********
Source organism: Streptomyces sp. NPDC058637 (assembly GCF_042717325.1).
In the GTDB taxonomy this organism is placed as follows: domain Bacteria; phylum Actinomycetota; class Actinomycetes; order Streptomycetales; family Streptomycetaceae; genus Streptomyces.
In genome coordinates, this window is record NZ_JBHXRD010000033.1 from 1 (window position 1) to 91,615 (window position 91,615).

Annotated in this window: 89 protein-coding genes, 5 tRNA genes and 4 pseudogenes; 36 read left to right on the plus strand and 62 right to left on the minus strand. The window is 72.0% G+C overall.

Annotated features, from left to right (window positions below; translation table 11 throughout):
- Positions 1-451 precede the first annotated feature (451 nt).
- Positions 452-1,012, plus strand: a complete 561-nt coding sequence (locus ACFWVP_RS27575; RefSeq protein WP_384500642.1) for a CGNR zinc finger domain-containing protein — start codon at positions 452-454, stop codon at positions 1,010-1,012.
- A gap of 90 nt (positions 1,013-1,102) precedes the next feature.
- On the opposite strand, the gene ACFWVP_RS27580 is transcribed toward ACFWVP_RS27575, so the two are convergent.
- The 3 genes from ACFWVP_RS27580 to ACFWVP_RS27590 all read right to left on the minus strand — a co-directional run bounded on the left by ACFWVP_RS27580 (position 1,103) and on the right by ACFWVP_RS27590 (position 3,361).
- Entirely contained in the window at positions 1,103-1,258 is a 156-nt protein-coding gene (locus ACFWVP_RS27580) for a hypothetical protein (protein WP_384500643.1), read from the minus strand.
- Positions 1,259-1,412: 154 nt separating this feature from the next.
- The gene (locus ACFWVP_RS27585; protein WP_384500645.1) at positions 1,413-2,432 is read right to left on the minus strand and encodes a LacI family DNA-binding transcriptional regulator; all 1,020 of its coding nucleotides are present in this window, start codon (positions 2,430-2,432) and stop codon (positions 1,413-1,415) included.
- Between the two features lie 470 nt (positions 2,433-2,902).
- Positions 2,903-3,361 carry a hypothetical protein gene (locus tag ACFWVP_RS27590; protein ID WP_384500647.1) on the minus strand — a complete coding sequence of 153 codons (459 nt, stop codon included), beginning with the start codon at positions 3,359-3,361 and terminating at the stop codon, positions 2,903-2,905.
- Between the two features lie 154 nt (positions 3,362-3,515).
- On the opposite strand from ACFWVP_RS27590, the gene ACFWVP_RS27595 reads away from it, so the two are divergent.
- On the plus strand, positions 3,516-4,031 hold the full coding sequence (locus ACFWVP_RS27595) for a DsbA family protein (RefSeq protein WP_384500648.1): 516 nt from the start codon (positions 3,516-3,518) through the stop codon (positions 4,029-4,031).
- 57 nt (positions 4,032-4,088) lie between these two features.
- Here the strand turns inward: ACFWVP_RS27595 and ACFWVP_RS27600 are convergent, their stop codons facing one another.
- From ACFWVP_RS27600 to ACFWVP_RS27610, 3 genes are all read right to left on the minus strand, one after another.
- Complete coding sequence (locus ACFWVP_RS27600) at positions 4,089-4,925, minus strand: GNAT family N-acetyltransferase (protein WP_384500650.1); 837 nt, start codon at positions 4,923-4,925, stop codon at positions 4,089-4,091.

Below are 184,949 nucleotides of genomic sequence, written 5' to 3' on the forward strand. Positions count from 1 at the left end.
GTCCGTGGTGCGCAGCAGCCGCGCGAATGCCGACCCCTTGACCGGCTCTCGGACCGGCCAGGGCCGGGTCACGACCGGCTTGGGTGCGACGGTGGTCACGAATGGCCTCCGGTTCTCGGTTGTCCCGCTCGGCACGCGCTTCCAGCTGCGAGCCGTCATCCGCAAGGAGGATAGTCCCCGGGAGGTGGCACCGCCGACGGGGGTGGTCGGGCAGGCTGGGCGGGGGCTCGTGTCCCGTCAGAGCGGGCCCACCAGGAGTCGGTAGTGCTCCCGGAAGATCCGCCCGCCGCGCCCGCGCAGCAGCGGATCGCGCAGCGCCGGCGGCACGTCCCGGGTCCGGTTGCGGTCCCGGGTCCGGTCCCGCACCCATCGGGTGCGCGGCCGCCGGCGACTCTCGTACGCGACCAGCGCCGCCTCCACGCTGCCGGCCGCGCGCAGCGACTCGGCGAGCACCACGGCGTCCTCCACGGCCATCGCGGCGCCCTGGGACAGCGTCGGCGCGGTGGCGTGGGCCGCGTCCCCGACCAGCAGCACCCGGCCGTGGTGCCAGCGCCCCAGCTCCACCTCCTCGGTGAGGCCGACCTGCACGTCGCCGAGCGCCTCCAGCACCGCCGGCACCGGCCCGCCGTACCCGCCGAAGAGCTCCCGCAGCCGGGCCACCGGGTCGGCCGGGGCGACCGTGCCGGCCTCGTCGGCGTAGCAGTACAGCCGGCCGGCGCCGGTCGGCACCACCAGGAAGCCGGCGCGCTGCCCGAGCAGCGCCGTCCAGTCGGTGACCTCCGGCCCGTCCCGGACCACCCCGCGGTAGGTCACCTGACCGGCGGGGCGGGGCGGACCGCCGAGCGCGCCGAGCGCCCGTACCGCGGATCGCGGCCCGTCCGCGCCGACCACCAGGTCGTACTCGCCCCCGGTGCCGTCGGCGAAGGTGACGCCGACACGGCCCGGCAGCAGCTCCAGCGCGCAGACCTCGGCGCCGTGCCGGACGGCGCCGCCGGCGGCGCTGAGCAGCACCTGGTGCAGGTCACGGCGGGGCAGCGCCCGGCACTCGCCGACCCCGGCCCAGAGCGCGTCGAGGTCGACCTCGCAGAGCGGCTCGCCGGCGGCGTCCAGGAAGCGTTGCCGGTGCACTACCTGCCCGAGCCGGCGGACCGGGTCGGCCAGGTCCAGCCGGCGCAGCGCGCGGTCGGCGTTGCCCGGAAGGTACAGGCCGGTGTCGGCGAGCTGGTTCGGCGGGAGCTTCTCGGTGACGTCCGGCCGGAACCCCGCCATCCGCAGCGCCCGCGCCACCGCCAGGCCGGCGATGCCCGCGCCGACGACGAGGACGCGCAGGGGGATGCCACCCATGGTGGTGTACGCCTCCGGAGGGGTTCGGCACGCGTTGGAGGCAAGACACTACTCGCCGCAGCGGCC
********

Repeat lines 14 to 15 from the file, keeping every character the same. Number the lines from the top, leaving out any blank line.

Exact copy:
- Between the two features lie 470 nt (positions 2,433-2,902).
- Positions 2,903-3,361 carry a hypothetical protein gene (locus tag ACFWVP_RS27590; protein ID WP_384500647.1) on the minus strand — a complete coding sequence of 153 codons (459 nt, stop codon included), beginning with the start codon at positions 3,359-3,361 and terminating at the stop codon, positions 2,903-2,905.